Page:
The foundation of Ostia Antica dates back to the Regal Period, attributed to King Ancus Marcius. It is located on the coast of Rome, right where the mouth of Tiber River connects to the Tyrrhenian Sea. Initially, in the 7th century BC, Ostia provided access to the salt banks and a direct route to the Mediterranean Sea. The original constructions were actually military fortifications, called castrums. The layout of the castrums and its walls made of tufa blocks were preserved and later incorporated into the city, which is one of the reasons why Ostia Antica is such an important archeological park.
At the end of the Republic Period, Ostia faced a major development and grew into an important port city. Emperor Augustus and his right-hand man Agrippa were responsible for re-designing the area into a fully functional town. They built temples, monuments, public theaters, and most importantly: warehouses. The warehouses were essential to store all the goods and commodities (olive oil, grain and precious materials like marble and gold) that arrived from the sea trade and were later supplied to Rome.
The city of Ostia reached its peak during the Imperial Period, mostly thanks to the campaigns of Trajan and Hadrian. The constructions from this period are particularly impressive: monumental brick walls that were covered in frescoes and marble. At this point, Ostia had around 50.000 inhabitants and hosted a variety of economic and commercial activities.
The Harbour of Claudius was constructed in the 1st century AD to support the demand and facilitate the in-and-out traffic that passed through the Port of Ostia. The Harbour was located only 3km north of the mouth of the Tiber. Shortly after its completion, Emperor Trajan repurposed the already existing structures and added a hexagonal base that allowed more ships to dock. The Harbour of Trajan was so successful that, eventually, it took over the position of the primary access to the Tiber and into Rome. As a result of this replacement, Ostia began to decline.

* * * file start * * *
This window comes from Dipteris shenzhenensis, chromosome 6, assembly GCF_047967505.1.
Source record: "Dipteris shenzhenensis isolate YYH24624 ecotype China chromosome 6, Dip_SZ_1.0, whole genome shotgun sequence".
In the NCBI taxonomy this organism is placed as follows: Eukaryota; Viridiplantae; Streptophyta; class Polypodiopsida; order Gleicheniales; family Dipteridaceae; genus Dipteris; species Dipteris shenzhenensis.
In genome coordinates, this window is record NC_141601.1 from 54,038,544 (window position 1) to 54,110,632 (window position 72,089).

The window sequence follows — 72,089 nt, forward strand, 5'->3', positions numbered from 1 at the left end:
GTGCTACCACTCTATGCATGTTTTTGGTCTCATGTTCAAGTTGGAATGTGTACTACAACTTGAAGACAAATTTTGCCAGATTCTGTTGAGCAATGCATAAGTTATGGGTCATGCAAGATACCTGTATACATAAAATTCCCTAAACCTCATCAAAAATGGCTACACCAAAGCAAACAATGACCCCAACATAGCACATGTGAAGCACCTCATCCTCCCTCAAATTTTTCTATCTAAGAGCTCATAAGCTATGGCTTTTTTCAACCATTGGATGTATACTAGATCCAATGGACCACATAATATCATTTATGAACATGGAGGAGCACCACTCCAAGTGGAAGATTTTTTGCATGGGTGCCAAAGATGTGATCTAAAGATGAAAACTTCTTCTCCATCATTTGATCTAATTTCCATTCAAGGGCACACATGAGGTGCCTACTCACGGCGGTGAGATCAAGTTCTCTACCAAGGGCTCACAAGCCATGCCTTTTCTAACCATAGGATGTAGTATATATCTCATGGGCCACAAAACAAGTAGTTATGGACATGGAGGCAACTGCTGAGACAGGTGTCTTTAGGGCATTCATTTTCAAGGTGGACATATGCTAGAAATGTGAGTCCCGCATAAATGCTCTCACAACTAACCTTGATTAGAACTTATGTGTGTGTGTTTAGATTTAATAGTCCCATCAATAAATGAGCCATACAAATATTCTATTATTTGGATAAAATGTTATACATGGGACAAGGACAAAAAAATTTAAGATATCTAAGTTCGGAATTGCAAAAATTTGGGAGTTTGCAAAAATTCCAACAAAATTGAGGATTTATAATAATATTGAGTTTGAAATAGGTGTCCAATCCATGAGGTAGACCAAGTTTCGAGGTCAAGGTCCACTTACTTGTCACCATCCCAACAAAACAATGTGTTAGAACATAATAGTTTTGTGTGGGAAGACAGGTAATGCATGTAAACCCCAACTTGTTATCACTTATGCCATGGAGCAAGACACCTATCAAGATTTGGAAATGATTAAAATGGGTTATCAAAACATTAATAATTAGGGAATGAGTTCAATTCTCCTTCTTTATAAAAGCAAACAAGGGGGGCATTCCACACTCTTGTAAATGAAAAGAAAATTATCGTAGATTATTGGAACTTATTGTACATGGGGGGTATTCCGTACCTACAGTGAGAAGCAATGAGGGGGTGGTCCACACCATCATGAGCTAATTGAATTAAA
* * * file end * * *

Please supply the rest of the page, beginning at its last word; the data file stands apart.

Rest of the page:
As it stopped being an active commercial center, Ostia became a tranquil, “resort-like”, residential area for wealthy families. At the end of the 4th century, Ostia was a Christian city. A Constantinian Basilica was built and the Pagan temples were taken down. By the 5th century, there was very little community left in Ostia, mostly the people who worked in the ports. Gradually, the city is covered by sand dunes and abandoned.
The archeological site in the grandeur that we know today started to be slowly excavated in the 19th century, under the authority of the pope. In the 1930s, the excavations were intensified and accelerated by Mussolini, who was responsible for many modifications in Rome. Over the past 50 years, there have been further excavations done to better understand and bring to light the incredible history of Ostia Antica.
- COARELLI, FILIPPO, JAMES J. CLAUSS, DANIEL P. HARMON, J ANTHONY CLAUSS, and PIERRE A. MACKAY. Rome and Environs: An Archaeological Guide. 1st ed. University of California Press, 2014. – http://www.jstor.org/stable/10.1525/j.ctt5vk043.
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Cite this page as: Darius Arya, The American Institute for Roman Culture, “Ostia, Italy (Ostia Antica) – Chapter 1: An Introduction and Overview” Ancient Rome Live. Last modified 08/28/2020. https://ancientromelive.org/ostia-italy-ostia-antica-chapter-1-an-introduction-and-overview/
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